Barbie's Adventures in Panama






My year. My make/model and my exact tint job. 
Identical, in fact, down to the condensation in the tail light housing. 
Maybe that's factory?









Our last evening in Panama.





Might should have veered right.






















The black spots in this shot are Capybaras. Jackie was fascinated by these animals. She wanted to get closer, make friends.

I passed on that. Turns out (according to Wikipedia), they are the world's largest rodent.
Capybaras looks like the lovechild of a guinea pig and a hippo.
Not the cutest creature ever.




Not all businesses in Panama are air conditioned. 
But when you walk out of one that is, your glasses do this. 
And so does your camera lens.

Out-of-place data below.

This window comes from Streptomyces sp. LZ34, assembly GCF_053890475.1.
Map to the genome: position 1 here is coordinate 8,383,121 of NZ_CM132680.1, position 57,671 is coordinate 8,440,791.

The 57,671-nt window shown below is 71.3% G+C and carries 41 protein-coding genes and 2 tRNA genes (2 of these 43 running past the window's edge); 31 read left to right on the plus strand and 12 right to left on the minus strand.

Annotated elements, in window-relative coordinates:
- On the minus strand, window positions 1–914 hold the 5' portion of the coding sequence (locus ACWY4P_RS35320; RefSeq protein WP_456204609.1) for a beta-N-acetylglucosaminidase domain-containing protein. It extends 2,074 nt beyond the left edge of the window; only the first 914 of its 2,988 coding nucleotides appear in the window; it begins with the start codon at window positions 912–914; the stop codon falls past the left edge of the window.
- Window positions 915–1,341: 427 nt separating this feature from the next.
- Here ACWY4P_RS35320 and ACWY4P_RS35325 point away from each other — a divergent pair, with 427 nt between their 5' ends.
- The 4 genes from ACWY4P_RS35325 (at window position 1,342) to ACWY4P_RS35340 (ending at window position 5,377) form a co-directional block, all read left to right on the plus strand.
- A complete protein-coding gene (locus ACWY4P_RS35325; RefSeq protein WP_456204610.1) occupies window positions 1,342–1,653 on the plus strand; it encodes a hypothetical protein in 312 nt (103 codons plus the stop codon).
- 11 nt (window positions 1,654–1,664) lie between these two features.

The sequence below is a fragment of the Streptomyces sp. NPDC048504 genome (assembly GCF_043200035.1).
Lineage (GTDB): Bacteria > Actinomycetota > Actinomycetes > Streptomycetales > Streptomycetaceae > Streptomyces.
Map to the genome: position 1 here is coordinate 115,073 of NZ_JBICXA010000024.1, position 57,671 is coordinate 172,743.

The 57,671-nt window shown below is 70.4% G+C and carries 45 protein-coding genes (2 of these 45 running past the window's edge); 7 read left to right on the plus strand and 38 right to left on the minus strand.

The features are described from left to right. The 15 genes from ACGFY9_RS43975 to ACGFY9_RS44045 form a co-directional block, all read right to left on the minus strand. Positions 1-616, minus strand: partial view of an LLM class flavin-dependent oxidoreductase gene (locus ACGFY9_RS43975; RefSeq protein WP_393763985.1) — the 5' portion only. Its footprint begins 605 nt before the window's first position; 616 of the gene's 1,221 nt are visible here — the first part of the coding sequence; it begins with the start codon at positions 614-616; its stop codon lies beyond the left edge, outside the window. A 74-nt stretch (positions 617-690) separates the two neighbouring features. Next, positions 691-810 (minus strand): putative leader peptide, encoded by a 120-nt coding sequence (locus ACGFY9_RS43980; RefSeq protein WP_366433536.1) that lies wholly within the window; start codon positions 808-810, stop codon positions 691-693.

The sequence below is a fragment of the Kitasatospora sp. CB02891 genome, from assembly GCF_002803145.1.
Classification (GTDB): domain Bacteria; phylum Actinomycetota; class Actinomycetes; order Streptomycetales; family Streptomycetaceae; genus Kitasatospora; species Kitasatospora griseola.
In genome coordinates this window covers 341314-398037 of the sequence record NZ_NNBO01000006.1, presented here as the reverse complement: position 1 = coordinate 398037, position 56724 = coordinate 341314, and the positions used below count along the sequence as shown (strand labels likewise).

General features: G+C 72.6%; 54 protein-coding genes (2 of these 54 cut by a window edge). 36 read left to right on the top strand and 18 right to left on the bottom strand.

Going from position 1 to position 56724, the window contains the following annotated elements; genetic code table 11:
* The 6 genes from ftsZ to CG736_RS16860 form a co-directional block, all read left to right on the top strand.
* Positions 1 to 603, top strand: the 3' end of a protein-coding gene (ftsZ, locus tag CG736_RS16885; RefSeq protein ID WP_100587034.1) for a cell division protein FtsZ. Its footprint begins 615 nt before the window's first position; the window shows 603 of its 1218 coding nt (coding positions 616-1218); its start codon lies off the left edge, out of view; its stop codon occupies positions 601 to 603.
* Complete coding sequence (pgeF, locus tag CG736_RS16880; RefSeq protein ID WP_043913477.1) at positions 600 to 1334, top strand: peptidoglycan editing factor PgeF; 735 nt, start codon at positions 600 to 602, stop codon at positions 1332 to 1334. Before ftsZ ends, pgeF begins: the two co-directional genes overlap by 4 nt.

Putting babies to sleep is but one of my superpowers. 



Traffic alert that there's an accident up ahead....? 


And speaking of accidents....
Late one night we were traveling back home to the 'compound,' on what Ciara and Ephraim referred to as The Jungle Road. 
It was long and dark and curvy. Lined on either side, by what could only be called the jungle. And there may have been an official speed limit for this road, but it didn't appear to be widely known. Or, just as parlay, maybe more of a guideline.
On this night, we were flying along when we came up to abruptly stopped traffic. We sat there for a long time without moving at all. It was pitch black except for headlights. And whatever the blockage, it was far ahead and around a corner. A couple cars made u-turns but we decided to wait it out. 
At some point, Ephraim walked up the Jungle Road to see what the problem was. Apparently a coconut tree had fallen across the road. But it's okay, says Ephraim. A couple guys pulled machetes out of their cars and were working to get it out of the way. Wait, what?